Canada’s foreign affairs minister is calling on China to immediately free two Canadians she says are being “arbitrarily” detained in the country.
“We are deeply concerned by the arbitrary detention by Chinese authorities of two Canadians earlier this month and call for their immediate release,” Chrystia Freeland said in the Canadian government’s strongest statement since the arrest of a Chinese tech executive in Vancouver triggered a diplomatic spat.
“I wish to express Canada’s appreciation to those who have spoken recently in support of the rule of law as fundamental to free societies,” she added.
Freeland also told the Chinese ambassador Friday that Canada is asking for release of the two men, Michael Kovrig and Michael Spavor.
Both the U.S. and U.K. expressed support for Canada on the detainee issue and the country’s handling of the case of Meng Wanzhou, Huawei’s chief financial officer.
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Meng, the 46-year-old daughter of the Chinese smartphone giant’s founder, was arrested in Vancouver on Dec. 1 on behalf of the U.S., where she is wanted in a fraud investigation. She faces possible extradition to the country.
The U.S. State Department called for the Canadians’ release and expressed “deep concern” over the detentions.
“We share Canada’s commitment to the rule of law as fundamental to all free societies, and we will defend and uphold this principle,” the agency said in a statement.
British Foreign Secretary Jeremy Hunt said the U.K. has confidence Canada is conducting “a fair and transparent legal proceeding” with regards to Meng.
“I am deeply concerned by suggestions of a political motivation for the detention of two Canadian citizens by the Chinese government,” he said in a statement.
Both Canadians — Kovrig, a former diplomat, and Spavor, a businessman — are being detained on suspicion of endangering Chinese national security. A third Canadian was detained in China on what’s believed to be a visa issue.
WATCH: Growing concerns over three Canadians detained in China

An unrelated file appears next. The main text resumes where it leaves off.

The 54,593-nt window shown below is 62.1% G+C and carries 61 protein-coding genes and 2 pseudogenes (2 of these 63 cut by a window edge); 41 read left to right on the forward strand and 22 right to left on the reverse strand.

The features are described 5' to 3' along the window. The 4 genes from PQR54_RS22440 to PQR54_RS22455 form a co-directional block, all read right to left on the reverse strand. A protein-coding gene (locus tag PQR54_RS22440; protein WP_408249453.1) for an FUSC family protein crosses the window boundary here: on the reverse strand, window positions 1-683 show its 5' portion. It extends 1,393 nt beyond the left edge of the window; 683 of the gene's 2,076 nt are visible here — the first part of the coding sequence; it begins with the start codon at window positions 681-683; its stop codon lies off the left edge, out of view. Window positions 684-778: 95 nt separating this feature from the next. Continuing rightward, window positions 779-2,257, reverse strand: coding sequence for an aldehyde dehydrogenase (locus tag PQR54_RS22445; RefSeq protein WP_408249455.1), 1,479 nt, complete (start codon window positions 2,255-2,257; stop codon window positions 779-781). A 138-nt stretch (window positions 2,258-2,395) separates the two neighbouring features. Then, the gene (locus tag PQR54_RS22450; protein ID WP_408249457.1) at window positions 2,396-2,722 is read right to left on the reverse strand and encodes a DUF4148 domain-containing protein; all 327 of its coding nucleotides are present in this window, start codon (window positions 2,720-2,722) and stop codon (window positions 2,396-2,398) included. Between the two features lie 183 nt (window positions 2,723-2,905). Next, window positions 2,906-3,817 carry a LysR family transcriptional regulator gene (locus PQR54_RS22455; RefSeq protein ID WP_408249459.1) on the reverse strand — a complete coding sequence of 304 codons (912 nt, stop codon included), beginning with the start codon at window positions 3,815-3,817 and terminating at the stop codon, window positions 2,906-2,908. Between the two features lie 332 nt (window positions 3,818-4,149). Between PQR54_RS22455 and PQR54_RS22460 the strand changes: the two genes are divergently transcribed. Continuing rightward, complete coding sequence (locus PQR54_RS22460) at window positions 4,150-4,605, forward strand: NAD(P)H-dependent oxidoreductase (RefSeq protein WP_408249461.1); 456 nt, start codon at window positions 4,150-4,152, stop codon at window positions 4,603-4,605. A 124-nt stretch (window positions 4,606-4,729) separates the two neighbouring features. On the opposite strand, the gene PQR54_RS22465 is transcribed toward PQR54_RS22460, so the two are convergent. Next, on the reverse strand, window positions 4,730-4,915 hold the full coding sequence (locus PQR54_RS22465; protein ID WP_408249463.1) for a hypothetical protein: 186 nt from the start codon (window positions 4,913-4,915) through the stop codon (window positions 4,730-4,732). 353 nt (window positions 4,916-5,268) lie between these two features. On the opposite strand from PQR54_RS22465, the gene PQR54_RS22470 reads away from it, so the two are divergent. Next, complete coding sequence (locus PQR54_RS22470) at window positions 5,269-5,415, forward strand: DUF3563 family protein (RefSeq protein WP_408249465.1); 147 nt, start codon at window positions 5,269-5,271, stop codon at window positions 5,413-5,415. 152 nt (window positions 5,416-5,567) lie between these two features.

The EU has also recently spoken out about the arrests, saying China’s declared motive “raises concerns about legitimate research and business practices” in the country.
“The denial of access to a lawyer under their status of detention is contrary to the right of defence,” an EU foreign affairs spokesperson said in a statement.
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Global News has reached out to several other nations for comment on the matter, but thus far has only received a response from Germany, which declined comment.
Both Canadians have been granted consular access, though a Bloomberg report says Kovrig is not able to see a lawyer or turn off the lights in the detention centre where he is being held.
When asked about how the Canadians are being treated in custody, China’s Foreign Ministry spokeswoman brought up the case of the Huawei executive.
“We have already said that China has in accordance with the law guaranteed Michael Kovrig’s lawful rights and humanitarian treatment,” Foreign Ministry spokeswoman Hua Chunying said.
“I don’t know whether you paid attention to the treatment or the human rights of the Chinese citizen who was illegally detained in Canada at the request of the United States?” she then retorted, referring to Huawei’s Meng.
Meng, who says she is innocent, is currently out on bail in Vancouver.
U.S. prosecutors accuse her of misleading multinational banks about Iran-linked transactions, putting the banks at risk of violating U.S. sanctions.
WATCH: Ottawa demands China release two detained Canadian men
With files from Abigail Bimman and Maham Abedi, Global News, and Reuters